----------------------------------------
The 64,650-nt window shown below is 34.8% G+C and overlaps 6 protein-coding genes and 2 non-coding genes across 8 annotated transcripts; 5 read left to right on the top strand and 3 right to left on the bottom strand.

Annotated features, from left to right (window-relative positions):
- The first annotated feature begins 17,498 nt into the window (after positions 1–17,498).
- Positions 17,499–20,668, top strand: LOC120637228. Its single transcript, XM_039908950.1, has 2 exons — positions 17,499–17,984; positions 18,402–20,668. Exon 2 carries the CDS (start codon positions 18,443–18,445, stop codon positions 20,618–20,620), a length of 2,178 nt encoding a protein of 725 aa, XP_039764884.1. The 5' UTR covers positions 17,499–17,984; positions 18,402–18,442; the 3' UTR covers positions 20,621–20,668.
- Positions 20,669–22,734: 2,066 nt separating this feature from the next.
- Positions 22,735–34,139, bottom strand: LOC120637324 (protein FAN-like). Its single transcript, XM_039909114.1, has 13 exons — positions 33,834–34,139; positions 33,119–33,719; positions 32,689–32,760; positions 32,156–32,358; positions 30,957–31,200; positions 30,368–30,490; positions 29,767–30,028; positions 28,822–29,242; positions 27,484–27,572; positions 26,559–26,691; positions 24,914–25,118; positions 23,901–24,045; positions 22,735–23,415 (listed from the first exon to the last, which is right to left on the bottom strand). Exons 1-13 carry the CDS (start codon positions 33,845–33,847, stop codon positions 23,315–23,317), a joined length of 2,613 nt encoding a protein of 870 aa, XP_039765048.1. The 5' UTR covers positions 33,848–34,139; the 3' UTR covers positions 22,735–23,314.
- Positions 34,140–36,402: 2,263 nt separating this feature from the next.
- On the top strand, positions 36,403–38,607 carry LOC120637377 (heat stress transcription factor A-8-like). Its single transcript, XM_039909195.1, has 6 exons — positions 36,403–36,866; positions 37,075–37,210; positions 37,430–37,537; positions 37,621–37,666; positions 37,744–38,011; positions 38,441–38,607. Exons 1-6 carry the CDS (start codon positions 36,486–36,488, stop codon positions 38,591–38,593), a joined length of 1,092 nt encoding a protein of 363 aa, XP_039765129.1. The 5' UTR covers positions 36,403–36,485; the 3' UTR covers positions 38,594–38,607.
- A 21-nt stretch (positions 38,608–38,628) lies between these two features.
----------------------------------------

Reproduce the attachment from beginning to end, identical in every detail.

The 64,650-nt window shown below is 34.8% G+C and overlaps 6 protein-coding genes and 2 non-coding genes across 8 annotated transcripts; 5 read left to right on the top strand and 3 right to left on the bottom strand.

Annotated features, from left to right (window-relative positions):
- The first annotated feature begins 17,498 nt into the window (after positions 1–17,498).
- Positions 17,499–20,668, top strand: LOC120637228. Its single transcript, XM_039908950.1, has 2 exons — positions 17,499–17,984; positions 18,402–20,668. Exon 2 carries the CDS (start codon positions 18,443–18,445, stop codon positions 20,618–20,620), a length of 2,178 nt encoding a protein of 725 aa, XP_039764884.1. The 5' UTR covers positions 17,499–17,984; positions 18,402–18,442; the 3' UTR covers positions 20,621–20,668.
- Positions 20,669–22,734: 2,066 nt separating this feature from the next.
- Positions 22,735–34,139, bottom strand: LOC120637324 (protein FAN-like). Its single transcript, XM_039909114.1, has 13 exons — positions 33,834–34,139; positions 33,119–33,719; positions 32,689–32,760; positions 32,156–32,358; positions 30,957–31,200; positions 30,368–30,490; positions 29,767–30,028; positions 28,822–29,242; positions 27,484–27,572; positions 26,559–26,691; positions 24,914–25,118; positions 23,901–24,045; positions 22,735–23,415 (listed from the first exon to the last, which is right to left on the bottom strand). Exons 1-13 carry the CDS (start codon positions 33,845–33,847, stop codon positions 23,315–23,317), a joined length of 2,613 nt encoding a protein of 870 aa, XP_039765048.1. The 5' UTR covers positions 33,848–34,139; the 3' UTR covers positions 22,735–23,314.
- Positions 34,140–36,402: 2,263 nt separating this feature from the next.
- On the top strand, positions 36,403–38,607 carry LOC120637377 (heat stress transcription factor A-8-like). Its single transcript, XM_039909195.1, has 6 exons — positions 36,403–36,866; positions 37,075–37,210; positions 37,430–37,537; positions 37,621–37,666; positions 37,744–38,011; positions 38,441–38,607. Exons 1-6 carry the CDS (start codon positions 36,486–36,488, stop codon positions 38,591–38,593), a joined length of 1,092 nt encoding a protein of 363 aa, XP_039765129.1. The 5' UTR covers positions 36,403–36,485; the 3' UTR covers positions 38,594–38,607.
- A 21-nt stretch (positions 38,608–38,628) lies between these two features.